BUSTED: House Ethics Committee Launches Bipartisan Investigation Into AOC

December 7, 2022

The House Ethics Committee is launching a bipartisan investigation into Rep. Alexandria Ocasio-Cortez (D., N.Y.), the panel announced Wednesday.

The committee did not disclose the nature of its investigation, which was jointly launched by acting committee chairwoman Susan Wild (D., Pa.) and acting ranking member Michael Guest (R., Miss.). But Ocasio-Cortez has faced numerous allegations of ethical impropriety during her time in Congress, including the possibility that she improperly accepted gifts ahead of the 2021 Met Gala.

A spokesperson for Ocasio-Cortez said she is confident the matter will be dismissed. "The Congresswoman has always taken ethics incredibly seriously, refusing any donations from lobbyists, corporations, or other special interests," the spokesperson told Forbes.

Watchdogs say the Democratic firebrand violated House ethics rules when she "borrowed" jewelry and a glitzy custom-made "tax the rich" gown for the 2021 Met Gala. Ocasio-Cortez also impermissibly accepted free tickets to the event for her and her then-boyfriend, Riley Roberts, the Foundation for Accountability and Civic Trust and National Legal and Policy Center watchdog groups alleged in their respective ethics complaints.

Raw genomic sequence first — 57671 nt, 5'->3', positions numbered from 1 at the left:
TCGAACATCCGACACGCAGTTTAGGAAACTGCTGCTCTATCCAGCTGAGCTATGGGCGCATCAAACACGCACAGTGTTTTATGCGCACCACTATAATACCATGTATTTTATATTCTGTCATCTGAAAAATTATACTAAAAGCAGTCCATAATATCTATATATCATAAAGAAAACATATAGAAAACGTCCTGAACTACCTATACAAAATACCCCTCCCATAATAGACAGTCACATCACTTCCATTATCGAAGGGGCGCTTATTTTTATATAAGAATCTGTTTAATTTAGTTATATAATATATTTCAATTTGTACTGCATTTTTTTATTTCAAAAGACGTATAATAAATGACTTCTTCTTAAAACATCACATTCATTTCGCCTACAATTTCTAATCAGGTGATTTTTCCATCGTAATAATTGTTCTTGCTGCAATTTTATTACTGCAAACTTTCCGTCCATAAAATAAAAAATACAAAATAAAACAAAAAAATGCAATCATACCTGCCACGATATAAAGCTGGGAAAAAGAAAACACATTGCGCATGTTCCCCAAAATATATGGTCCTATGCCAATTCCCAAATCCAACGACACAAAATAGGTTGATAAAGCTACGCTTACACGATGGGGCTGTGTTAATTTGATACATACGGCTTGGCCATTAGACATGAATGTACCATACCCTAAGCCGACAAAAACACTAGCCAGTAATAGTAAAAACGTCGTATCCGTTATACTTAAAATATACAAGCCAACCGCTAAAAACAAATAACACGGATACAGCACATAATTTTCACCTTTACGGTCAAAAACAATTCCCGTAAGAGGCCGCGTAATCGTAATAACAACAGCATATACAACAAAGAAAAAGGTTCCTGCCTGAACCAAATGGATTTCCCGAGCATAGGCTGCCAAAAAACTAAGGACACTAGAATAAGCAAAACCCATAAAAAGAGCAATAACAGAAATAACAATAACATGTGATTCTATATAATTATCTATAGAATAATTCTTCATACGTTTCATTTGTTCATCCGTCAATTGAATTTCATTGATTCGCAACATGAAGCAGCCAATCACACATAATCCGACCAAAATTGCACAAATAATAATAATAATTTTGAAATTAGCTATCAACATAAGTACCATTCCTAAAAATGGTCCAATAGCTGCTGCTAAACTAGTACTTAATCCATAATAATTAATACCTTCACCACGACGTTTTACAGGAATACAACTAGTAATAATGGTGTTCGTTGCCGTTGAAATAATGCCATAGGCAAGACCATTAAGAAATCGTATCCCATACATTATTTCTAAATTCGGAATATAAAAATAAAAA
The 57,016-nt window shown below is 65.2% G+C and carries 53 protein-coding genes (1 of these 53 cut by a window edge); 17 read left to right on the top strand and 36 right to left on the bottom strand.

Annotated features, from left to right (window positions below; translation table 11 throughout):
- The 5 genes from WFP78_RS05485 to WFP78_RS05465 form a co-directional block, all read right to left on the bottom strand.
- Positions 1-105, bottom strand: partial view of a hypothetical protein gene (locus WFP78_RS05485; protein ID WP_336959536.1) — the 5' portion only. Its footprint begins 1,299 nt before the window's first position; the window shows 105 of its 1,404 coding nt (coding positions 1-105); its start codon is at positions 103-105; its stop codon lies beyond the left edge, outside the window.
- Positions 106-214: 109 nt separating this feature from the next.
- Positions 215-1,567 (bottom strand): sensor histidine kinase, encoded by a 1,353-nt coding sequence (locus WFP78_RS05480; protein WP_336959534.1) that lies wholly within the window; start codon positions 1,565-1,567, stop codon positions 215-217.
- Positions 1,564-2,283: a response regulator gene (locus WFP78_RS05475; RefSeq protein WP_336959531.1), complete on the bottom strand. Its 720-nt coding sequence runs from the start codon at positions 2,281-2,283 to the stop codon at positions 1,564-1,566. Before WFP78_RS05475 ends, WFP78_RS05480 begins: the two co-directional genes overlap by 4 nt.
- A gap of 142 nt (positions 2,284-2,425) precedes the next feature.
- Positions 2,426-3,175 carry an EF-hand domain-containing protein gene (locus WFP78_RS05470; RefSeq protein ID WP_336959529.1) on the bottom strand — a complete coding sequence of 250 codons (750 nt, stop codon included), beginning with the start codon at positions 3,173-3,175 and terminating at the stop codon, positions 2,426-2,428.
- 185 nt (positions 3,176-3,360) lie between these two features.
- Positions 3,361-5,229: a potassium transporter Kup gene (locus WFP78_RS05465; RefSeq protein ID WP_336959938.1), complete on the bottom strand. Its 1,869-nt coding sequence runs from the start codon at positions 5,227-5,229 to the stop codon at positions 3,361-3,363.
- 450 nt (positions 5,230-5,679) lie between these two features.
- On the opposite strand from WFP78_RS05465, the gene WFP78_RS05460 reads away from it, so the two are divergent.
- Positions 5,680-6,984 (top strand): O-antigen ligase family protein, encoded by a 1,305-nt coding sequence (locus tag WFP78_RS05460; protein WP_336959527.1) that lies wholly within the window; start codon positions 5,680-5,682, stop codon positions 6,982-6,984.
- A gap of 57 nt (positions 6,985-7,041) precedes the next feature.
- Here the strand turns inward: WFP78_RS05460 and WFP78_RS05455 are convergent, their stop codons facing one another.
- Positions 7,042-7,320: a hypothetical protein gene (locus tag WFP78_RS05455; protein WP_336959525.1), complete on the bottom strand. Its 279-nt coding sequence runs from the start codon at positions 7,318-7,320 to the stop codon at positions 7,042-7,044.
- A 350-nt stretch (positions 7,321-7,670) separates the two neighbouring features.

Ocasio-Cortez did not report receiving any gifts connected to her attendance at the Met Gala in her 2021 financial disclosure. She did, however, disclose receiving a $3,057.04 engagement ring from Roberts.

Ocasio-Cortez wouldn’t be the first lawmaker to be investigated over their attendance at the Met Gala. The Office of Congressional Ethics reported in June that there is "substantial reason to believe" outgoing Rep. Carolyn Maloney (D., N.Y.) violated ethics rules for allegedly soliciting an invitation to the event.

"If they're going after Representative Carolyn Maloney for her soliciting a free ticket to the gala, worth $30,000, surely AOC is a target for more scrutiny," National Legal and Policy Center attorney Paul Kamenar told the Washington Free Beacon.

In August, Ocasio-Cortez openly admitted through her spokeswoman that she was flouting financial disclosure rules by failing to report her 2021 disclosure by the Aug. 13 deadline. She ultimately filed the disclosure on Sept. 12, one day before she would have been levied a fine.

In June, Ocasio-Cortez and her fellow "Squad" member Rep. Ilhan Omar (D., Minn.) were arrested outside the Supreme Court as part of a stunt coordinated with a dark money group funded by liberal billionaire financier George Soros.

Her troubles with the law didn’t start there. Ocasio-Cortez illegally parked her Tesla outside a Washington, D.C., Whole Foods on multiple occasions in 2021, a Free Beacon exposé found.

The Ethics Committee said in a statement that disclosure of its investigation is not proof Ocasio-Cortez violated House ethics rules. The committee added that further details about the investigation will be announced after the 118th Congress convenes in January.